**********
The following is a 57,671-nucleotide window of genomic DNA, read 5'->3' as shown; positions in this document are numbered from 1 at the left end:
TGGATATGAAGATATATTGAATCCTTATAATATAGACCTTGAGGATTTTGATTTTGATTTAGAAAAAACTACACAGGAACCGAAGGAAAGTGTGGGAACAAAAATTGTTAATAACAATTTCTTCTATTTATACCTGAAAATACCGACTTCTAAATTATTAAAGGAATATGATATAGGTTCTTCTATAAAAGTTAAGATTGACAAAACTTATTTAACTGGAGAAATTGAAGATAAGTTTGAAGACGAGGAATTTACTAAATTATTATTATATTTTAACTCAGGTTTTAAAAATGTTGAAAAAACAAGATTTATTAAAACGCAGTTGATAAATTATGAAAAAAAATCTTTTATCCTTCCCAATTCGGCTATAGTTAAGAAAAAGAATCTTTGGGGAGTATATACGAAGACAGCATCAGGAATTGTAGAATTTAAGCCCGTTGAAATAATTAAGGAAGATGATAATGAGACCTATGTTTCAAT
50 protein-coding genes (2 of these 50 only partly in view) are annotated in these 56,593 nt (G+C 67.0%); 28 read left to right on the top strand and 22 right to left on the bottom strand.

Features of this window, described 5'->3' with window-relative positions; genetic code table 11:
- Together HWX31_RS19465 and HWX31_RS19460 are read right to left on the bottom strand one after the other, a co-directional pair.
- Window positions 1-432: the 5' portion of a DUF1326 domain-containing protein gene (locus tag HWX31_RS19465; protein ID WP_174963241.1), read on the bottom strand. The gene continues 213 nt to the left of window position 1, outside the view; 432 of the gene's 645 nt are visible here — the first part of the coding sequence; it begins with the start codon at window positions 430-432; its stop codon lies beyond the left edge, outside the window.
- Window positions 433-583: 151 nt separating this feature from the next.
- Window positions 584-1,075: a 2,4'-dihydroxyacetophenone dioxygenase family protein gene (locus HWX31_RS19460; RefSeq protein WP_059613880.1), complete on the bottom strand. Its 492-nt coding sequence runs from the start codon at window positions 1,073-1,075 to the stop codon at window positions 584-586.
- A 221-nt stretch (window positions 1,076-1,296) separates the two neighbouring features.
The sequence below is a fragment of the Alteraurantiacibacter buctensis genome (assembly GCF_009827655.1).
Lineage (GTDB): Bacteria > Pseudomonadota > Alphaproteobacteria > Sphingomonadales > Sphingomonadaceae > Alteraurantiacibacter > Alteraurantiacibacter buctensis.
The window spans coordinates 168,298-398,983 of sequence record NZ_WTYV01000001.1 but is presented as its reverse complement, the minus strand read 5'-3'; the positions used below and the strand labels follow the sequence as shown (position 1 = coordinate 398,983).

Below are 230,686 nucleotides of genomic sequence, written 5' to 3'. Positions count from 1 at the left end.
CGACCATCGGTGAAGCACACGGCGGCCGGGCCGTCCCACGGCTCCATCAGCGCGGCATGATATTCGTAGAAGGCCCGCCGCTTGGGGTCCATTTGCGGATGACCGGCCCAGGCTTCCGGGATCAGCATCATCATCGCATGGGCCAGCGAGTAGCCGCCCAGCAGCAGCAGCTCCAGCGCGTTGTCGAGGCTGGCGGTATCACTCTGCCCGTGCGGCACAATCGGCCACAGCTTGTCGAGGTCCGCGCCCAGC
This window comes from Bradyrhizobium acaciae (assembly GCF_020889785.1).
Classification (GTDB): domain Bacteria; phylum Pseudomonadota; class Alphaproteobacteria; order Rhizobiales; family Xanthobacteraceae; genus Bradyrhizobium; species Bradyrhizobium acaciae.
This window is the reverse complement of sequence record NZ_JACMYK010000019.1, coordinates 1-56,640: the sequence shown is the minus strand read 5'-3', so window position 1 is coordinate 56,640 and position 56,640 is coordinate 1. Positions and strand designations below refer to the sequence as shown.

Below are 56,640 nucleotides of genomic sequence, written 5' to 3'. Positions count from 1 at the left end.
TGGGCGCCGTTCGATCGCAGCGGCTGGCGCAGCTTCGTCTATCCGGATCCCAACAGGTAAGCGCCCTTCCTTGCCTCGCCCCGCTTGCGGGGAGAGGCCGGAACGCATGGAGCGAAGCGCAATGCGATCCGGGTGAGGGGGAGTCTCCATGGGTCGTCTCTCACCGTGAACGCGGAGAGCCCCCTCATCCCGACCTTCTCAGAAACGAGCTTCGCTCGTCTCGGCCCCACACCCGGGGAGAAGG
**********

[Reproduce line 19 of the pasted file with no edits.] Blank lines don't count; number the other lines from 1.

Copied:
TGGGCGCCGTTCGATCGCAGCGGCTGGCGCAGCTTCGTCTATCCGGATCCCAACAGGTAAGCGCCCTTCCTTGCCTCGCCCCGCTTGCGGGGAGAGGCCGGAACGCATGGAGCGAAGCGCAATGCGATCCGGGTGAGGGGGAGTCTCCATGGGTCGTCTCTCACCGTGAACGCGGAGAGCCCCCTCATCCCGACCTTCTCAGAAACGAGCTTCGCTCGTCTCGGCCCCACACCCGGGGAGAAGG